My mom Quit Claim her home to me before she passed away. My local property appraiser web site has me listed as the owner, but I am not sure if I am listed as the only owner on the title. The mortgage company did a name change on the existing loan, now I can discuss personal information about the mortgage. However, I unknowingly discovered that my sister has Quit Claim Deed on the property that was signed days after my deed. The deed is recorded in probate court. However, when I check the property appraiser site the deed do not show up as being recorded in their system. Do I need to perform a 'quiet title' action to confirm ownership by judicial decree?
Is very possible although I would suggest the humane approach first of talking to her. Your title takes precedence over hers.
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Quiet Title actions come in a variety of forms and you need to speak to an attorney to determine what type of action is necessary - or even if one if necessary at all.
What you may have is a slander of title or some reformation issues.
What you need to do is get a real title search that finds all the issues with the property going back to when your mother acquire the property - or even earlier. Then bring that to an attorney familiar with quiet title actions to get his or her opinion as to what your rights and options may be.
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A quiet title action is not a do-it-yourself project. You may or may not need such an action. You should consult an experience real estate lawyer in your area for more clarity about your rights, the deed to your sister, and whether or not you need to bring an action to quiet title.
Disclaimer: This answer is provided for informational purposes only, does not constitute legal advice, and does not create an attorney-client relationship. Actual legal advice can only be provided after completing a comprehensive consultation in which all of the relevant facts are discussed and reviewed.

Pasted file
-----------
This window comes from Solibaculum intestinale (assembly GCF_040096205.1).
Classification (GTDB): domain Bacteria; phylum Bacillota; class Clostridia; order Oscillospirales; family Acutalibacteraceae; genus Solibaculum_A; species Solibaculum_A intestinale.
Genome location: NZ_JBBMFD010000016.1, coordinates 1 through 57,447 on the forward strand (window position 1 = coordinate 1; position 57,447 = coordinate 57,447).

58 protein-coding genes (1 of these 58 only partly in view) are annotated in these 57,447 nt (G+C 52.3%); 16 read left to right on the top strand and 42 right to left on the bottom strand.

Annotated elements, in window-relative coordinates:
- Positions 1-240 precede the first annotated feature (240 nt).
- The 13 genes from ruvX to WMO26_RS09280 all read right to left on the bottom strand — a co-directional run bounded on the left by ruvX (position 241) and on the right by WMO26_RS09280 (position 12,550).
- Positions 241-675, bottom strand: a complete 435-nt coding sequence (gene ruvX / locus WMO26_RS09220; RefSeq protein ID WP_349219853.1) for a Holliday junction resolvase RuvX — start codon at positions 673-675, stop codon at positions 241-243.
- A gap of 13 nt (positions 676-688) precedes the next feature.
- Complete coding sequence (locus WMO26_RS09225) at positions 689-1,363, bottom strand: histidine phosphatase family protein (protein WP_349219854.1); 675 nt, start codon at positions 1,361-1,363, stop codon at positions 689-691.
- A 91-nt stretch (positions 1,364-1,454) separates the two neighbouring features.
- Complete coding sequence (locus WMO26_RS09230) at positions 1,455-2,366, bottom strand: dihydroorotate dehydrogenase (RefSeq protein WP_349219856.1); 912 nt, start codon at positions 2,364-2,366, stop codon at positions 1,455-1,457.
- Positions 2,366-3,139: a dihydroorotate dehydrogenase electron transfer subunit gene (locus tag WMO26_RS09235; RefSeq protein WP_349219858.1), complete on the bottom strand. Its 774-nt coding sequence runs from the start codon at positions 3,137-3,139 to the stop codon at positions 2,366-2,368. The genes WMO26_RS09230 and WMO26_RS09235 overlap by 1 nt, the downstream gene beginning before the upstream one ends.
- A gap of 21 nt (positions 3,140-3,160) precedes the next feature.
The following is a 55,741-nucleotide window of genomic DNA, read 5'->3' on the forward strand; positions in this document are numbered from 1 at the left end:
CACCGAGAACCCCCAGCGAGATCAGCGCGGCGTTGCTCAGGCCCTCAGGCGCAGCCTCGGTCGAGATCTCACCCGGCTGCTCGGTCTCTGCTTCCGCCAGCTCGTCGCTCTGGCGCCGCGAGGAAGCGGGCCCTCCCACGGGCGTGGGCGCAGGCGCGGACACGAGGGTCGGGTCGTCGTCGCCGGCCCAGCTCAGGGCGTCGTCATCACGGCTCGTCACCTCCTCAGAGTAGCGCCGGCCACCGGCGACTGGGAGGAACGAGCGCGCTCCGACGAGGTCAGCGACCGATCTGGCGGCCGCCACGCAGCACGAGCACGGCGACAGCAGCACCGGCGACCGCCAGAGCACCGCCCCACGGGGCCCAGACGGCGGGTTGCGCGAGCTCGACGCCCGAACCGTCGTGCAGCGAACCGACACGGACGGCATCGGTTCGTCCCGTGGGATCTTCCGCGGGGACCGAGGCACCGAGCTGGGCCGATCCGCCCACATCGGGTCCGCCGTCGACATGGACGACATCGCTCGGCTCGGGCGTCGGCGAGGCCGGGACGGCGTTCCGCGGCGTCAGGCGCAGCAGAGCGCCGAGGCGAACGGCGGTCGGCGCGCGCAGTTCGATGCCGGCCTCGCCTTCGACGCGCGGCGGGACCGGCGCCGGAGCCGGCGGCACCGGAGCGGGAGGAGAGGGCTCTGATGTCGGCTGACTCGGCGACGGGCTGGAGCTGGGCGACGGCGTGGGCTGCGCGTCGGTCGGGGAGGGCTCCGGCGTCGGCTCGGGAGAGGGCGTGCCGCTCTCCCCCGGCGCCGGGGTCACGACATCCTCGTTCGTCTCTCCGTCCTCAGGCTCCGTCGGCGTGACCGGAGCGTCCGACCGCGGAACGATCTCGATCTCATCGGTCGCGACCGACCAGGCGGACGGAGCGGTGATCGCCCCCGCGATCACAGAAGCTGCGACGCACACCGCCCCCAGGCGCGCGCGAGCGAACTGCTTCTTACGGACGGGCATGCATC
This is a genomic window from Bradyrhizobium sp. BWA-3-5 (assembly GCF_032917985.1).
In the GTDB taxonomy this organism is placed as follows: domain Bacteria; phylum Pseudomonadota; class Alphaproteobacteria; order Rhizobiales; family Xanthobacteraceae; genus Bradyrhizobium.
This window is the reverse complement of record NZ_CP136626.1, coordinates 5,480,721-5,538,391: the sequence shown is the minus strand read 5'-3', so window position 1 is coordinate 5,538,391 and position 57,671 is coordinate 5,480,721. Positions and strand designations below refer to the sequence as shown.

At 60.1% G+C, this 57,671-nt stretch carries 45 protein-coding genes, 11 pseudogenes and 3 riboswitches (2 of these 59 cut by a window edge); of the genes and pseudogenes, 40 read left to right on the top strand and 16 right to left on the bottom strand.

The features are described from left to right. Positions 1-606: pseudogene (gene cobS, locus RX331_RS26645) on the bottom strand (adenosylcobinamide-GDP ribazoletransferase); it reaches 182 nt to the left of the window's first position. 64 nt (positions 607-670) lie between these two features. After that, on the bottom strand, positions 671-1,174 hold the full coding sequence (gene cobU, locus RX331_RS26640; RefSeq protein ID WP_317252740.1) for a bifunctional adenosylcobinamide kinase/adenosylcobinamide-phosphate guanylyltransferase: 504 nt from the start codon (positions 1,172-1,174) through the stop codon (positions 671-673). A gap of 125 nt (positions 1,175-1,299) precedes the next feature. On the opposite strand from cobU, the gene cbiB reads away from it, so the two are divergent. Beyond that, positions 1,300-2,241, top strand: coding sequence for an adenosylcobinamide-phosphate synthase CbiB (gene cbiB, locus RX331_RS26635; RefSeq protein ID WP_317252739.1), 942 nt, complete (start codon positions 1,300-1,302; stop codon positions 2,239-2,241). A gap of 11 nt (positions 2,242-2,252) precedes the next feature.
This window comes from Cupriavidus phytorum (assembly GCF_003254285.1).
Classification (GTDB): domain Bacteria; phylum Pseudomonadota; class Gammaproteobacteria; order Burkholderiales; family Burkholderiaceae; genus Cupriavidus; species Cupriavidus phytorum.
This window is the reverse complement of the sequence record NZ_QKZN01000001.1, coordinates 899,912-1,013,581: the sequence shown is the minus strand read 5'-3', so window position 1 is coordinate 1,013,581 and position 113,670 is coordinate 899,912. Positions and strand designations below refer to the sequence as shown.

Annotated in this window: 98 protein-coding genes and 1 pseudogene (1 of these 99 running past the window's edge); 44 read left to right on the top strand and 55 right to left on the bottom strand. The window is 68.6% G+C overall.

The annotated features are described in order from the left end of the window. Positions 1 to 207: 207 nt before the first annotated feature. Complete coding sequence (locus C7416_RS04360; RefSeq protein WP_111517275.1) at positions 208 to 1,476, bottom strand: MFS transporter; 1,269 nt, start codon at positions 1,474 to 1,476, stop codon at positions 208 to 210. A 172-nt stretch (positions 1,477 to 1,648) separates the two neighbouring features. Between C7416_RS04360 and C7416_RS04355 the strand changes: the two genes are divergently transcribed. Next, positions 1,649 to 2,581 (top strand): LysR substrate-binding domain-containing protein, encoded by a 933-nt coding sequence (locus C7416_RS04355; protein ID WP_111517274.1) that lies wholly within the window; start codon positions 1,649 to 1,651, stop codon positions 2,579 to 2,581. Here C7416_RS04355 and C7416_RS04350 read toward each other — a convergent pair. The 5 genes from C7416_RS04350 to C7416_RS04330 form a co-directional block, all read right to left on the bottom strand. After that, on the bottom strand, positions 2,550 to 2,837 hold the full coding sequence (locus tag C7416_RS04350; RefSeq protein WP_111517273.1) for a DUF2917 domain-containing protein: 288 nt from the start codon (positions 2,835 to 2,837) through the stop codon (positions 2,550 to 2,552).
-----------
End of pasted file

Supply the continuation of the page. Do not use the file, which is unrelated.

Provided that (i) your mother was the sole owner of the property when she quitclaimed to you and (ii) that the quitclaim deed to you is properly drafted, delivered and recorded prior to your sister's deed, then it would appear that the later deed to your sister would have conveyed nothing since the title was already conveyed to you earlier. Of course this conclusion is based on nothing except the facts that you present in your short post. A Quiet Title Action is a lawsuit to clear any improperly recorded encumbrances on the title to a property. If your sister did not record her mortgage then there would appear to be nothing showing up and title would technically be clear. However, your knowledge of the other deed being in existence and having been "recorded" in the probate court, complicates things. No attorney will be able to answer your questions with any degree of certainty without seeing the deeds, the probate filings and speaking to you. I recommend highly that you contact an experienced real estate attorney who also handles probate.
Please note that answers to questions over Internet based platforms, without counsel actually seeing and studying the underlying documents, does not create an attorney client relationship and the answers are informational only, and should not be relied upon. It is always best to consult legal counsel directly and have him/her study the underlying documentation first hand.
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